A few weeks ago I started to read a classic: The Old Man and The Sea, by Ernest Hemingway. Sponsored by my brother’s girlfriend, who sent me one edition of the book as a sign of pure kindness, I sailed with the old fisher man who’s obsessed with catching a big fish. I got caught inmediatly by this story witten brightly by Hemingway, who seems to put the right words to tell us with simplicity about a gloomy life aimed by the dream of catching something (a fish, a fortune, the fame, the pride) already had but now lost. There’s no wasted word in the novel, in my opinion.
Afterwards, checking some of the winners of the Academy Awards I found out there was one based on this novel. I inmediatly tried to find the way to watch it. That was not complicated at all.
The film was made by the russian animation director Aleksander Petrov, with a very particular technique: paint-on-glass animation. It consist in painting with oil on glass that works as canvas, which are after photographed as the sheets in the traditional animation films. The paint is slow-drying, so the director is able to change the painting in the act with paintbrushes or even with his own fingerprints. This almost-20-minutes-long film took two years and more than 29,000 sheets to be accomplished.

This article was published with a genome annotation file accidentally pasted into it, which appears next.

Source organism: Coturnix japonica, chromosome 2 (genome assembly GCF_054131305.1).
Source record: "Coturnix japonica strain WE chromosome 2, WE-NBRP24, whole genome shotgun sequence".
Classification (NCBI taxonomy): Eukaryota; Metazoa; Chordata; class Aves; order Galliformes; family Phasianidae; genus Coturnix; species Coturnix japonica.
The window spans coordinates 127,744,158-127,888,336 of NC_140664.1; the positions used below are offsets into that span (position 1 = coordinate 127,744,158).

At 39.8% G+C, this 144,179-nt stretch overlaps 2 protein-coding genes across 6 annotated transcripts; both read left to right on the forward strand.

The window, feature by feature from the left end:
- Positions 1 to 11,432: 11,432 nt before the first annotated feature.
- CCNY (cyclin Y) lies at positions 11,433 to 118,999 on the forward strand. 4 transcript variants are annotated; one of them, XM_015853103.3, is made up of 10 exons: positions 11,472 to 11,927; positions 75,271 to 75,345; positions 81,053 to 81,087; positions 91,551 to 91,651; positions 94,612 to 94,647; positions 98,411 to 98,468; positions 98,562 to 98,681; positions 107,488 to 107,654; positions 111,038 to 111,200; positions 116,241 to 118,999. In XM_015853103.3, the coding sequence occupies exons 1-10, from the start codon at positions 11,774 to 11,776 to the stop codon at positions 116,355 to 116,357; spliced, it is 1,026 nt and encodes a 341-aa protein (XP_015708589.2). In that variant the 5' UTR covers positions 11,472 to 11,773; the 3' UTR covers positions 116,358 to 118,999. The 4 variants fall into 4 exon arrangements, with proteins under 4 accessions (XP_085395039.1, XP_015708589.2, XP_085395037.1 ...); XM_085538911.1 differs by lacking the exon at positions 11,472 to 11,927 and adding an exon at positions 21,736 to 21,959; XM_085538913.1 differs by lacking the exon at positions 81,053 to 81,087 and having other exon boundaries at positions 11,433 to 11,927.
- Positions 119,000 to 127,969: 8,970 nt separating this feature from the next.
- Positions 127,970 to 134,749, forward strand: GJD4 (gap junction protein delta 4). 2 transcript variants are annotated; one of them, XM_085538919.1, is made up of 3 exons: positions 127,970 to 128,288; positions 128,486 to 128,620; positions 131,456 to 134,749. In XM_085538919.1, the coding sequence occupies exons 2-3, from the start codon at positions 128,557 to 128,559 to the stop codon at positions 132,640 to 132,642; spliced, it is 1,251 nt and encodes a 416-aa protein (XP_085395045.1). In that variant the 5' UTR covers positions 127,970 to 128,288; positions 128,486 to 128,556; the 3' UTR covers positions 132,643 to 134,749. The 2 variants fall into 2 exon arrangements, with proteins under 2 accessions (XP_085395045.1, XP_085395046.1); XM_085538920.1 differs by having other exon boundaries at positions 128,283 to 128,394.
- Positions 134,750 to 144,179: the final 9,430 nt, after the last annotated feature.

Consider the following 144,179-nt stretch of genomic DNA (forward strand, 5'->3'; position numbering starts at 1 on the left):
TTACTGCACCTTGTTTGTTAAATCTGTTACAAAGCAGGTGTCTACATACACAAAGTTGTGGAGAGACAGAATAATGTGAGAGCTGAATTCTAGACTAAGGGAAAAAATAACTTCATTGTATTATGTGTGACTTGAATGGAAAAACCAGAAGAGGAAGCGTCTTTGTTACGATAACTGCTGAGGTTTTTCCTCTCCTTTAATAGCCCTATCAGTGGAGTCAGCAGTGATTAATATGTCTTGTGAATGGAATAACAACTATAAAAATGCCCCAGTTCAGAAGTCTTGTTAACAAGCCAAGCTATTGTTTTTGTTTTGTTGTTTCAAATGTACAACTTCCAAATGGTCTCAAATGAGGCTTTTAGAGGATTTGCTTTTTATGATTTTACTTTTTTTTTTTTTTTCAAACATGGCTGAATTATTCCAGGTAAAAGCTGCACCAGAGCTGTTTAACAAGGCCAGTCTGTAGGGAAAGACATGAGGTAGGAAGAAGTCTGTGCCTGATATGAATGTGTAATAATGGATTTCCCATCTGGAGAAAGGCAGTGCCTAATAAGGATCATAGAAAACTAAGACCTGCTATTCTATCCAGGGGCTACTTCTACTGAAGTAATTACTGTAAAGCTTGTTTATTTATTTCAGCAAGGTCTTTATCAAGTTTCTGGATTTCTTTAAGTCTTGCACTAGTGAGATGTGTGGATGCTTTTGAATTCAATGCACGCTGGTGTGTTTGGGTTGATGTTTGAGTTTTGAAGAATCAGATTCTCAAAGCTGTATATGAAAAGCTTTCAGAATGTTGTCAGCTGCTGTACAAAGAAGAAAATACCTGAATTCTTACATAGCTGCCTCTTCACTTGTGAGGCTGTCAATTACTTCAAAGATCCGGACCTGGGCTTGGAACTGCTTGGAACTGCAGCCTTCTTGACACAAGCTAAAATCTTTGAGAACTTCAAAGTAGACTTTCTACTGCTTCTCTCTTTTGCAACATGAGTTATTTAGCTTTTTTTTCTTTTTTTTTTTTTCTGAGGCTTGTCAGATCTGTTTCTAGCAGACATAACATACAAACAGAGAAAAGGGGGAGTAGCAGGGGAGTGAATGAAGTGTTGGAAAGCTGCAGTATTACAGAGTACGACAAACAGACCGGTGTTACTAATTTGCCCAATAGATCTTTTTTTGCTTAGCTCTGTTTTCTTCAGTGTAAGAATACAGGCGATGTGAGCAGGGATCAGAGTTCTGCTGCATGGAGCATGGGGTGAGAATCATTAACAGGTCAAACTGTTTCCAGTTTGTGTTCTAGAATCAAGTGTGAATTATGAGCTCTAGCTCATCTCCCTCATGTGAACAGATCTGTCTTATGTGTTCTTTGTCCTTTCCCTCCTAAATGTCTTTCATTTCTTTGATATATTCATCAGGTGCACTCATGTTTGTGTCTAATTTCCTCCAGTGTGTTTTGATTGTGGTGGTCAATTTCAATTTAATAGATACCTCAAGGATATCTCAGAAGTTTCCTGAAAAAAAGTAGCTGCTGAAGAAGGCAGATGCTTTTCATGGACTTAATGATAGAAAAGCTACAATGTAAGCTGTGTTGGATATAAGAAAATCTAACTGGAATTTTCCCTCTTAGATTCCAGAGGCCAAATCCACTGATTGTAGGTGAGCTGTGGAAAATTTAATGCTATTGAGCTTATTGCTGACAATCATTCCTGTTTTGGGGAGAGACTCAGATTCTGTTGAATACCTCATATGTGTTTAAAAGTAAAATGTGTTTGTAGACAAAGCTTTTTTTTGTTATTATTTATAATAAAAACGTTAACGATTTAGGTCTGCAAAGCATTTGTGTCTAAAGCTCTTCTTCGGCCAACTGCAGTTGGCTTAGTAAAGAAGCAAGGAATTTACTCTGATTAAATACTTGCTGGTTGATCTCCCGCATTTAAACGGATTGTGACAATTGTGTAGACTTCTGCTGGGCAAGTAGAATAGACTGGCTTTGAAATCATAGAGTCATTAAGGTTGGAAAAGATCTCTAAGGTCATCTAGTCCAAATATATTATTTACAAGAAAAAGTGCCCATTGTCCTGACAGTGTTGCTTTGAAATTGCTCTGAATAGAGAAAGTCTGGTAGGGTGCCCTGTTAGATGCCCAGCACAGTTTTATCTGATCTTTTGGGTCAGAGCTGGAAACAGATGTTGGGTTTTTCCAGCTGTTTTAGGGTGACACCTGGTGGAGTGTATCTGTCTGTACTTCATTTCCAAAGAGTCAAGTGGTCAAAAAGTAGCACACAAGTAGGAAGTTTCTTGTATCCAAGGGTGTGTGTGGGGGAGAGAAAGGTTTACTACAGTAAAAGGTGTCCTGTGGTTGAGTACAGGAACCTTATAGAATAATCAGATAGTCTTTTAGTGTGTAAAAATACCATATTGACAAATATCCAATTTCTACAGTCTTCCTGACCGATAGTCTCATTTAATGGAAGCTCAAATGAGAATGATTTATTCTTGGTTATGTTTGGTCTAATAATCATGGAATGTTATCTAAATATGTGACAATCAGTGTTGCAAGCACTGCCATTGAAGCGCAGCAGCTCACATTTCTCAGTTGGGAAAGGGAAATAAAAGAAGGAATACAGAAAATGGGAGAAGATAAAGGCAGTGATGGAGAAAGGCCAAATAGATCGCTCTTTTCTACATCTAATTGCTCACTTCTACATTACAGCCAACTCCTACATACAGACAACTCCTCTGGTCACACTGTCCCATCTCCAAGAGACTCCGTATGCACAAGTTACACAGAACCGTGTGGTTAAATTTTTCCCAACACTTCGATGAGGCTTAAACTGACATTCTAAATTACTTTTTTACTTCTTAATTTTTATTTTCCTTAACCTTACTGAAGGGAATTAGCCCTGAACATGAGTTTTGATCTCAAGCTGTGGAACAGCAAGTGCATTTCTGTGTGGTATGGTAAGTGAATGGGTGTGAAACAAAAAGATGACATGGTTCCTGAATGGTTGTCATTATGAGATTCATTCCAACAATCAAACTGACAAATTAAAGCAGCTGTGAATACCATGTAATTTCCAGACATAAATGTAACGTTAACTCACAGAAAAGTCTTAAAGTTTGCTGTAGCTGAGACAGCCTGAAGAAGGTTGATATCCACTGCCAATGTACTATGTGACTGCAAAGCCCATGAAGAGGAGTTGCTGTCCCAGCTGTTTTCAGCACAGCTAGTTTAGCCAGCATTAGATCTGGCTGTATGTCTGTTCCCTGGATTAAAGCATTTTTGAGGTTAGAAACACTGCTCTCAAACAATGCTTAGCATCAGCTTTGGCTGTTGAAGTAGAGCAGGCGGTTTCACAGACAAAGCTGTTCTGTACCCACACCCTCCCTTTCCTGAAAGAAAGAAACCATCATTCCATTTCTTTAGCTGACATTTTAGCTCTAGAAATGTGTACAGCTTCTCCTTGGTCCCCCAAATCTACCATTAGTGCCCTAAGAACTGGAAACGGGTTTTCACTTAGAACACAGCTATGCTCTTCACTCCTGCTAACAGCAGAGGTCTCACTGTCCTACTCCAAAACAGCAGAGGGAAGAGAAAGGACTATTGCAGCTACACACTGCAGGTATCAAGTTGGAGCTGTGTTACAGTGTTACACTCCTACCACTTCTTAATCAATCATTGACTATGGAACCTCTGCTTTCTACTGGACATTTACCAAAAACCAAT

Besides the technique, I think the film is pretty good, even counting with the normal limitation of expressing in images something that was thought as a book. Sometimes it’s slow (and I think it’s because of the way it was made), but the colours and the illustrations make justice to the most memorable images and feelings in the book. I think Petrov caught the spirit of the novel and pictured it right.
Enjoy the short and read the book if you haven’t yet!